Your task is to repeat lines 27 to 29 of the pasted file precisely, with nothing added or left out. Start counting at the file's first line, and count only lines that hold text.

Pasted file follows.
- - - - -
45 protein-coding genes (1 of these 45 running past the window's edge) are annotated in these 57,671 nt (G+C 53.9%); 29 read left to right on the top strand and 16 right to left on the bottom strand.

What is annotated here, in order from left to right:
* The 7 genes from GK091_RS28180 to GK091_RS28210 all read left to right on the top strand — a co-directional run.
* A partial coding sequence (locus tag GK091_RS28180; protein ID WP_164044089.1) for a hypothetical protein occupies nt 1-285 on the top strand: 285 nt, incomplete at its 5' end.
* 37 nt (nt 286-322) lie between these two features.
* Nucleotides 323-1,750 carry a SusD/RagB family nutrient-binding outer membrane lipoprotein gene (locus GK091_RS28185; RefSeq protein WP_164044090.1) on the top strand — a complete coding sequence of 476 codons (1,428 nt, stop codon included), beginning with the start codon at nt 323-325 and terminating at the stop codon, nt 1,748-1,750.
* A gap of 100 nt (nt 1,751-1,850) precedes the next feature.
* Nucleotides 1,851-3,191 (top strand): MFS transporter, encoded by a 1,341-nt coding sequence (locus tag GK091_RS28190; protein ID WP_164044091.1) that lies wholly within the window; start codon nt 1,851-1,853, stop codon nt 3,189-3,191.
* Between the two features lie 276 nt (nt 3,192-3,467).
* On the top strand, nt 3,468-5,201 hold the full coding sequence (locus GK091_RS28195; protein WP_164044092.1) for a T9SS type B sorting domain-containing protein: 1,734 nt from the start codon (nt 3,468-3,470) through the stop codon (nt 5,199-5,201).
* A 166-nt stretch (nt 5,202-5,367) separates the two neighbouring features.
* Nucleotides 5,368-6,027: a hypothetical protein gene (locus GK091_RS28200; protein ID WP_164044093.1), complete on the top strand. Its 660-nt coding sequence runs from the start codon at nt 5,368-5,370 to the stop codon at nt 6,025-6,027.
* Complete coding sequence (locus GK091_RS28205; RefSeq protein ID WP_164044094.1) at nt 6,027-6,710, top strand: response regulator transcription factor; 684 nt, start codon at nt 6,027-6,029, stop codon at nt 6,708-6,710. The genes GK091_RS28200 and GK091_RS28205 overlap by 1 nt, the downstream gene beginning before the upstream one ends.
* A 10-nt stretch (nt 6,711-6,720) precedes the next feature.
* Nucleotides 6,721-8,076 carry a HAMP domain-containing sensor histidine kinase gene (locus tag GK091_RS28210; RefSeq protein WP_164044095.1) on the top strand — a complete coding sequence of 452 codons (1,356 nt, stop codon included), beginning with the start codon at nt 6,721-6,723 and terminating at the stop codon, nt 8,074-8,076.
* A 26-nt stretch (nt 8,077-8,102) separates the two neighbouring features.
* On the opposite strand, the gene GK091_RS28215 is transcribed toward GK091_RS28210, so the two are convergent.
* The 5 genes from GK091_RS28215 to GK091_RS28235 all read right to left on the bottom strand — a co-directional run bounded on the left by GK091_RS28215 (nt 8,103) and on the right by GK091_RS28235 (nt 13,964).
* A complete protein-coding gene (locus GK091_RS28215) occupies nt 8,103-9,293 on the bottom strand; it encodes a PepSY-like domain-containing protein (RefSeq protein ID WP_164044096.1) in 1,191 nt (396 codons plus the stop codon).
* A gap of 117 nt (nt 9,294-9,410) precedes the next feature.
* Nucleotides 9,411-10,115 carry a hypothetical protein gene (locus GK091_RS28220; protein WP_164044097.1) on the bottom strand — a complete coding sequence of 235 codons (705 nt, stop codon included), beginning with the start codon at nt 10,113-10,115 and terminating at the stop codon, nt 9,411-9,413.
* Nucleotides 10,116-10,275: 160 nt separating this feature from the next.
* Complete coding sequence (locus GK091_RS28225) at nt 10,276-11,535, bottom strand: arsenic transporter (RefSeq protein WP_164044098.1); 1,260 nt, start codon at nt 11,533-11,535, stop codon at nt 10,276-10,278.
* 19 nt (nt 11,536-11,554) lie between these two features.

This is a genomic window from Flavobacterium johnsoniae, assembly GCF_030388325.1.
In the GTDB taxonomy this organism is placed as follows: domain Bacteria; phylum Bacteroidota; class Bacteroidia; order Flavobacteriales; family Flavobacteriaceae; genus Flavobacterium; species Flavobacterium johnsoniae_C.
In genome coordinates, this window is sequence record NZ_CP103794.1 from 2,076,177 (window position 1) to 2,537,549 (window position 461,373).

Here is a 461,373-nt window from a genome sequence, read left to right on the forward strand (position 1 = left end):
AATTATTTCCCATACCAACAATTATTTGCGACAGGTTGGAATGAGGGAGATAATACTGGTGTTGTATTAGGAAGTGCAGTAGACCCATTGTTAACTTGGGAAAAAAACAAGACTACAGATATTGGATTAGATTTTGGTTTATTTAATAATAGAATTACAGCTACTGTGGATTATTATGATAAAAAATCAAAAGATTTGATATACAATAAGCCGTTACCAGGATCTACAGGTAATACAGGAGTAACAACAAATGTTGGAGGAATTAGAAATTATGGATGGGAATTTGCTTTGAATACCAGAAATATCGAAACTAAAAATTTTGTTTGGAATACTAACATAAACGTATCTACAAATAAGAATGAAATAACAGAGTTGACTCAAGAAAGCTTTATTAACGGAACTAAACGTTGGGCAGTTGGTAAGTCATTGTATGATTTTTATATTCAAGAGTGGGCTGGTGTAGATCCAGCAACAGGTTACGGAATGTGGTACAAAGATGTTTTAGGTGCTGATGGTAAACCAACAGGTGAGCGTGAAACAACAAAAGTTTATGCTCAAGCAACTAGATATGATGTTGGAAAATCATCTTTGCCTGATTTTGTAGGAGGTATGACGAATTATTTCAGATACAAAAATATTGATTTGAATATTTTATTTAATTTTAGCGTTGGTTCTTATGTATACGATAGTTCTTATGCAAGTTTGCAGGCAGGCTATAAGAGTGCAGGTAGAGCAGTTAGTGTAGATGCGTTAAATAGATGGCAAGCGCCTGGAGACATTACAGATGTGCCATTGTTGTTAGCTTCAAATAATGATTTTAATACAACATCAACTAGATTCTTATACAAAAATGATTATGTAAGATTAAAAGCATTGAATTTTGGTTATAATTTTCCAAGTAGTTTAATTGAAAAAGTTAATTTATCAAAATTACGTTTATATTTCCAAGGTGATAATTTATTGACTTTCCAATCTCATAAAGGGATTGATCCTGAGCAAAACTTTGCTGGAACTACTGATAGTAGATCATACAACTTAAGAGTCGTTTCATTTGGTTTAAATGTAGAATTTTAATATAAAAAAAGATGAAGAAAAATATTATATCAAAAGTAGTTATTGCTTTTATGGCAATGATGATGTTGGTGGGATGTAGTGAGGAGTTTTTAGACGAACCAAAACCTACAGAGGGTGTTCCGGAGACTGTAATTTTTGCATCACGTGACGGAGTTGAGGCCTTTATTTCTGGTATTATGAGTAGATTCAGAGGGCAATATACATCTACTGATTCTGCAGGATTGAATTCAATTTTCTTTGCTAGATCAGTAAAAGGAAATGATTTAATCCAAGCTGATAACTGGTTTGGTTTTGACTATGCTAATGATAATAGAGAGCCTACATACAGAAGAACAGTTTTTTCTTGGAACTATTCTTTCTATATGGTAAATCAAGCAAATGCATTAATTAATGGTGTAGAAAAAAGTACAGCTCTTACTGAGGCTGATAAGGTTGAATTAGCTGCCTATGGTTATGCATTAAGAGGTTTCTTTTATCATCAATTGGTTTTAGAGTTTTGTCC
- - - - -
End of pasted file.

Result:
In genome coordinates, this window is sequence record NZ_CP103794.1 from 2,076,177 (window position 1) to 2,537,549 (window position 461,373).

Here is a 461,373-nt window from a genome sequence, read left to right on the forward strand (position 1 = left end):
AATTATTTCCCATACCAACAATTATTTGCGACAGGTTGGAATGAGGGAGATAATACTGGTGTTGTATTAGGAAGTGCAGTAGACCCATTGTTAACTTGGGAAAAAAACAAGACTACAGATATTGGATTAGATTTTGGTTTATTTAATAATAGAATTACAGCTACTGTGGATTATTATGATAAAAAATCAAAAGATTTGATATACAATAAGCCGTTACCAGGATCTACAGGTAATACAGGAGTAACAACAAATGTTGGAGGAATTAGAAATTATGGATGGGAATTTGCTTTGAATACCAGAAATATCGAAACTAAAAATTTTGTTTGGAATACTAACATAAACGTATCTACAAATAAGAATGAAATAACAGAGTTGACTCAAGAAAGCTTTATTAACGGAACTAAACGTTGGGCAGTTGGTAAGTCATTGTATGATTTTTATATTCAAGAGTGGGCTGGTGTAGATCCAGCAACAGGTTACGGAATGTGGTACAAAGATGTTTTAGGTGCTGATGGTAAACCAACAGGTGAGCGTGAAACAACAAAAGTTTATGCTCAAGCAACTAGATATGATGTTGGAAAATCATCTTTGCCTGATTTTGTAGGAGGTATGACGAATTATTTCAGATACAAAAATATTGATTTGAATATTTTATTTAATTTTAGCGTTGGTTCTTATGTATACGATAGTTCTTATGCAAGTTTGCAGGCAGGCTATAAGAGTGCAGGTAGAGCAGTTAGTGTAGATGCGTTAAATAGATGGCAAGCGCCTGGAGACATTACAGATGTGCCATTGTTGTTAGCTTCAAATAATGATTTTAATACAACATCAACTAGATTCTTATACAAAAATGATTATGTAAGATTAAAAGCATTGAATTTTGGTTATAATTTTCCAAGTAGTTTAATTGAAAAAGTTAATTTATCAAAATTACGTTTATATTTCCAAGGTGATAATTTATTGACTTTCCAATCTCATAAAGGGATTGATCCTGAGCAAAACTTTGCTGGAACTACTGATAGTAGATCATACAACTTAAGAGTCGTTTCATTTGGTTTAAATGTAGAATTTTAATATAAAAAAAGATGAAGAAAAATATTATATCAAAAGTAGTTATTGCTTTTATGGCAATGATGATGTTGGTGGGATGTAGTGAGGAGTTTTTAGACGAACCAAAACCTACAGAGGGTGTTCCGGAGACTGTAATTTTTGCATCACGTGACGGAGTTGAGGCCTTTATTTCTGGTATTATGAGTAGATTCAGAGGGCAATATACATCTACTGATTCTGCAGGATTGAATTCAATTTTCTTTGCTAGATCAGTAAAAGGAAATGATTTAATCCAAGCTGATAACTGGTTTGGTTTTGACTATGCTAATGATAATAGAGAGCCTACATACAGAAGAACAGTTTTTTCTTGGAACTATTCTTTCTATATGGTAAATCAAGCAAATGCATTAATTAATGGTGTAGAAAAAAGTACAGCTCTTACTGAGGCTGATAAGGTTGAATTAGCTGCCTATGGTTATGCATTAAGAGGTTTCTTTTATCATCAATTGGTTTTAGAGTTTTGTCC